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Examining Tech Should Move America Ahead, Not Backward

Disruption is a sign of strength in America’s economy. The Model T wreaked havoc on the horse and buggy and streaming music destroyed the CD, but the transportation and music industries both thrived. The technology industry is today’s emblem of disruption, yet some in the U.S. political system are responding with attacks that undermine their potential. This backward-looking approach threatens a vibrant, innovative and job-creating future. It also threatens America’s role in the world.

Pursuing actions that could jeopardize American companies’ leadership as global competition around technology innovation increases is a risky endeavor. Consider China. The Chinese government has vowed to outdo American tech, investing heavily in state-sponsored technology enterprises while imposing restrictions on foreign competition to help it surpass the United States in development of artificial intelligence and other emerging technologies. China is also investing heavily in a national strategy to accelerate its high-tech and advanced manufacturing industries.

Now U.S. policymakers and government officials are exploring the current state of technology competition through hearings and investigations. This would be encouraging, except that instead of furthering policy measures to increase the United States’ global competitiveness, the administration and Congress are focused inwardly on competition within U.S. markets. Doing so will put U.S. companies at a disadvantage, while China remains laser focused on its ascent. America’s future economic strength, its national security, and its leadership around the world are dependent on a vibrant technology sector. By suggesting that the United States’ leading companies need to be investigated or even broken up, U.S. leaders are sending the wrong signal about their faith in America’s technology industry at a critical time.

Of course, the technology industry is big. And, government has a role to conduct oversight. The recent hearings are an important part of that responsibility. But being big – even being dominant in a market – is not illegal if the growth came from innovation and having better products. There are policy areas like consumer privacy where past industry practices spark legitimate discussions of the need for regulation. But as policymakers and government officials explore the current state of competition in U.S. markets, it should be done with precision and avoid stifling America’s technology industry as it drives innovation, powers the economy, and helps usher in an important tide of change. The policy dialogue has shifted dramatically from one or two companies to a broader “big tech is bad” theme that is challenging confidence in this vital sector of our economy and threatening the United States’ global lead in innovation.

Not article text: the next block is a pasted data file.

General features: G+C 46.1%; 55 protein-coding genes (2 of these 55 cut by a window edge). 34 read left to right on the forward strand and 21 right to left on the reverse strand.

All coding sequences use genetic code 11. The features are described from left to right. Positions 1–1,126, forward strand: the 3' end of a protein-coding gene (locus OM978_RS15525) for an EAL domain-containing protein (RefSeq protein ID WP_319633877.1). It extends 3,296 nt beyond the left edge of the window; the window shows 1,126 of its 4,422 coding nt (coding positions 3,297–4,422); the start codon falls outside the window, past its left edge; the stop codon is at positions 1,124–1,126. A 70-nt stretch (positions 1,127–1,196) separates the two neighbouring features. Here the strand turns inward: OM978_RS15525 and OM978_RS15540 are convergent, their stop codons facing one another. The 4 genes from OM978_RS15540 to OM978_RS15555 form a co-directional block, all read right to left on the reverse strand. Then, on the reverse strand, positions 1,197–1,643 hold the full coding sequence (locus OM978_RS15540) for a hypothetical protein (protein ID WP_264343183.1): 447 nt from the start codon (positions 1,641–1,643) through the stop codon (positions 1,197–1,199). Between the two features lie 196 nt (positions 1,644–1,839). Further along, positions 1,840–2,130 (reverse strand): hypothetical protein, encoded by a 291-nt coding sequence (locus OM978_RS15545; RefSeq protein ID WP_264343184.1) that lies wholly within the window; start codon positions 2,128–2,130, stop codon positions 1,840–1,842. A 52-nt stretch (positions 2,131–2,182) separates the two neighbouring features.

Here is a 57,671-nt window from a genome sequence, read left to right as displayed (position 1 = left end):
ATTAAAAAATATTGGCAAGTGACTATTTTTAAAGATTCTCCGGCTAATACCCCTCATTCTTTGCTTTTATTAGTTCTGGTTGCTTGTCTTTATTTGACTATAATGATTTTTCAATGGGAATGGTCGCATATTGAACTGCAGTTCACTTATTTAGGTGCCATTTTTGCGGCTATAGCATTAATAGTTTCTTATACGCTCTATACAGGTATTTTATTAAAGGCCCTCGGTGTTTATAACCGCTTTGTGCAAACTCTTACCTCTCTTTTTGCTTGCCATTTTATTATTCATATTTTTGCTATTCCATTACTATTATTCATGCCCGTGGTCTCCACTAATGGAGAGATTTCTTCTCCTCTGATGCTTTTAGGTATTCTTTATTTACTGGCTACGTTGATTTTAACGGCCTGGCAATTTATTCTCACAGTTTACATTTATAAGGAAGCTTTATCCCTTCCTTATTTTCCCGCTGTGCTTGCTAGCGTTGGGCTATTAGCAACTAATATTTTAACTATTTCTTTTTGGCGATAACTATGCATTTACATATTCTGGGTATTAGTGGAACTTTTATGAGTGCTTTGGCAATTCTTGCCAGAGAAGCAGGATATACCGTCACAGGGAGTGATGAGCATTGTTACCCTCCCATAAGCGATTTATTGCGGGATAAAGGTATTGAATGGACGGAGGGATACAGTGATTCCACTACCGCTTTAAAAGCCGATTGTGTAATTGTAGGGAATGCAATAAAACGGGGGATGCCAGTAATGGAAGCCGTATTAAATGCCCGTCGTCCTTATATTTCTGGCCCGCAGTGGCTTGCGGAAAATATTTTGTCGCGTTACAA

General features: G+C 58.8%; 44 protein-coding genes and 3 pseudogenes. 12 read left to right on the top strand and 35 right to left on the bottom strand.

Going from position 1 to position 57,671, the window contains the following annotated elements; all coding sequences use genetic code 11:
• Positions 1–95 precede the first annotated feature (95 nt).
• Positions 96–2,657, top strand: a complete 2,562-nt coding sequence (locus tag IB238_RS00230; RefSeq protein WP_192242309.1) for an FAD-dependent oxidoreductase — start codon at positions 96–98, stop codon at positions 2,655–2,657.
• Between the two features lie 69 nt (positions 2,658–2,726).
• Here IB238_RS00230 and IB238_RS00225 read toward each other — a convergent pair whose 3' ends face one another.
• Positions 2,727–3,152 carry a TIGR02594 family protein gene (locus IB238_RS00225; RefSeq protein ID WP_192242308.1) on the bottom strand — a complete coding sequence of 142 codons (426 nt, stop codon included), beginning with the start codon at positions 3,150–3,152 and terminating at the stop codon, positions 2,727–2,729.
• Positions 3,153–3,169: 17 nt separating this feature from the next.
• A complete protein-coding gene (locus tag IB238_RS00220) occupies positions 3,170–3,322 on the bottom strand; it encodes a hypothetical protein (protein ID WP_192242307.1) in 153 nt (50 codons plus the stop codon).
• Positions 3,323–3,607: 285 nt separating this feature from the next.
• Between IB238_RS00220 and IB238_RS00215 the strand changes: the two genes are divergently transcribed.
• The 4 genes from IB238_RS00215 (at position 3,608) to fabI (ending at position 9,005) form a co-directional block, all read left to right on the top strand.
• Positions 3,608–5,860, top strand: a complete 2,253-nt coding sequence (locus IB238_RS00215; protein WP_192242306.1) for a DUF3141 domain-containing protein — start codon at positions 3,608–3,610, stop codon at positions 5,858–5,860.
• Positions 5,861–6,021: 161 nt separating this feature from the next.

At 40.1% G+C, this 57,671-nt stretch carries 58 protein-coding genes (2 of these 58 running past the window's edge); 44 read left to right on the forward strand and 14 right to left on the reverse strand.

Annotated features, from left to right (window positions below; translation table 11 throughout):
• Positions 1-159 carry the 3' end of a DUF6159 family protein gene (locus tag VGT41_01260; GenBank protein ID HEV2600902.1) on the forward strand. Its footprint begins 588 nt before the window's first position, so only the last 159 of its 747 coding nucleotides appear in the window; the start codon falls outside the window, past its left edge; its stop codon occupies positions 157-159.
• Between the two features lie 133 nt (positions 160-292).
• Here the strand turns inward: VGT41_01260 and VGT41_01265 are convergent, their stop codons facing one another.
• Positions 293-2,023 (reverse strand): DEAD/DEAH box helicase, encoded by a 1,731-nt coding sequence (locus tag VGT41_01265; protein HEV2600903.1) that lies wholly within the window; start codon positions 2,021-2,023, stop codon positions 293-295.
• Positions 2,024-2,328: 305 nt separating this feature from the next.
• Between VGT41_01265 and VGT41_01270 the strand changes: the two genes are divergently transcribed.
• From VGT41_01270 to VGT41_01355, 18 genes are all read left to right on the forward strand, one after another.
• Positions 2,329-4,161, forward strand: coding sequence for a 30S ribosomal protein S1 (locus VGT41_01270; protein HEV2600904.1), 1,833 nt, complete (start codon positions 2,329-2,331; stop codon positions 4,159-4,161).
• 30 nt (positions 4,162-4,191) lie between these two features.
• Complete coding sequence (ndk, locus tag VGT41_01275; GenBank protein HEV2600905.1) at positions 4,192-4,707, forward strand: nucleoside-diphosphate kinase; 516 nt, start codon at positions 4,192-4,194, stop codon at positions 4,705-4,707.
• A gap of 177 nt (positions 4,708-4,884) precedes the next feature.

Technology companies that started in garages and dorm rooms now employ more than seven million Americans and contribute $1.6 trillion annually to the U.S. economy. The reason for this success is that the industry is making life better by improving health care, education, financial services, and the way we communicate and connect. The benefits of technology we take for granted, and today’s thriving and tech-rich environment, were distant dreams two decades ago. The pace of change and the competitive zeal that scrappy startups and big companies alike bring to the forefront is remaking the world and powering the global economy.

Monopolies control markets, hamper innovation and raise prices. The end of AT&T’s government-granted monopoly in the 1980s sparked telecommunications competition, but many unwarranted antitrust investigations against technology companies dragged on for decades and hobbled successful companies. Daily announcements of new and innovative products and services are testament to the robustly competitive technology marketplace. Big tech is creating new markets, not squelching them. It is driving an innovation ecosystem that has America leading the world and has improved consumers’ lives in immeasurable ways.

Tech has redefined the possible, yet anti-tech advocates ignore how technology and innovation developed by tech companies – both big and small – ripple across every aspect of society and the global economy. Technology helps the visually-impaired navigate and experience the world. Small businesses have global customer bases because of technology. Reporters and politicians use technology to share breaking news with the public and effectively serve their constituents. Cities use technology to better deliver services to their citizens.

It’s incumbent upon government and industry leaders to work together and leverage our technology industry’s boundless potential to help those dislocated by innovation, modernize our job training infrastructure, increase investments in research and development, improve education and access to high-speed broadband, and shore up our cyber defenses.

Is there a role for regulation and oversight? Absolutely. But not as means of preventing inevitable change, or at the risk of causing serious economic harm or ceding leadership on the world stage. Tech companies, consumers and policymakers alike have a responsibility to make sure the changes that are coming – no matter how disruptive – move everyone ahead.